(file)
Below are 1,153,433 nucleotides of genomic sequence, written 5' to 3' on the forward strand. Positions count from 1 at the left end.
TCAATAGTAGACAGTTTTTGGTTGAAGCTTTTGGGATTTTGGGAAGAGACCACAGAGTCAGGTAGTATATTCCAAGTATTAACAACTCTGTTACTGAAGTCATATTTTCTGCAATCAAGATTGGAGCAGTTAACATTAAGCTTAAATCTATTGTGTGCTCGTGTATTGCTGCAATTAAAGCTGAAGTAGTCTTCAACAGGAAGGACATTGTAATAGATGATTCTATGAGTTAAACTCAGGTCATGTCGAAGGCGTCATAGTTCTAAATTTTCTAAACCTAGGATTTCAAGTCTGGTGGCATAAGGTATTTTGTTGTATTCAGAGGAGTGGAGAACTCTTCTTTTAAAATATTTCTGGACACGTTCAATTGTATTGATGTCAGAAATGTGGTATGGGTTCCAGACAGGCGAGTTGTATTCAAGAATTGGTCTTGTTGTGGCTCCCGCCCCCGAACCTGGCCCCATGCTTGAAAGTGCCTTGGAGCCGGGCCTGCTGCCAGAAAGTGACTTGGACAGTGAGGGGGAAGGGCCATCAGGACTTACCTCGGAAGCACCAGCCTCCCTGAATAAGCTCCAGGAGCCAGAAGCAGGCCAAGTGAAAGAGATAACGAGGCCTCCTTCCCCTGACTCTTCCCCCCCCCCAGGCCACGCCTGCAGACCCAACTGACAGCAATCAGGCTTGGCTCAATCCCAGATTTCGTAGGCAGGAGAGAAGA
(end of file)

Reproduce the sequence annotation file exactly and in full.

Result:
Below are 1,153,433 nucleotides of genomic sequence, written 5' to 3' on the forward strand. Positions count from 1 at the left end.
TCAATAGTAGACAGTTTTTGGTTGAAGCTTTTGGGATTTTGGGAAGAGACCACAGAGTCAGGTAGTATATTCCAAGTATTAACAACTCTGTTACTGAAGTCATATTTTCTGCAATCAAGATTGGAGCAGTTAACATTAAGCTTAAATCTATTGTGTGCTCGTGTATTGCTGCAATTAAAGCTGAAGTAGTCTTCAACAGGAAGGACATTGTAATAGATGATTCTATGAGTTAAACTCAGGTCATGTCGAAGGCGTCATAGTTCTAAATTTTCTAAACCTAGGATTTCAAGTCTGGTGGCATAAGGTATTTTGTTGTATTCAGAGGAGTGGAGAACTCTTCTTTTAAAATATTTCTGGACACGTTCAATTGTATTGATGTCAGAAATGTGGTATGGGTTCCAGACAGGCGAGTTGTATTCAAGAATTGGTCTTGTTGTGGCTCCCGCCCCCGAACCTGGCCCCATGCTTGAAAGTGCCTTGGAGCCGGGCCTGCTGCCAGAAAGTGACTTGGACAGTGAGGGGGAAGGGCCATCAGGACTTACCTCGGAAGCACCAGCCTCCCTGAATAAGCTCCAGGAGCCAGAAGCAGGCCAAGTGAAAGAGATAACGAGGCCTCCTTCCCCTGACTCTTCCCCCCCCCCAGGCCACGCCTGCAGACCCAACTGACAGCAATCAGGCTTGGCTCAATCCCAGATTTCGTAGGCAGGAGAGAAGA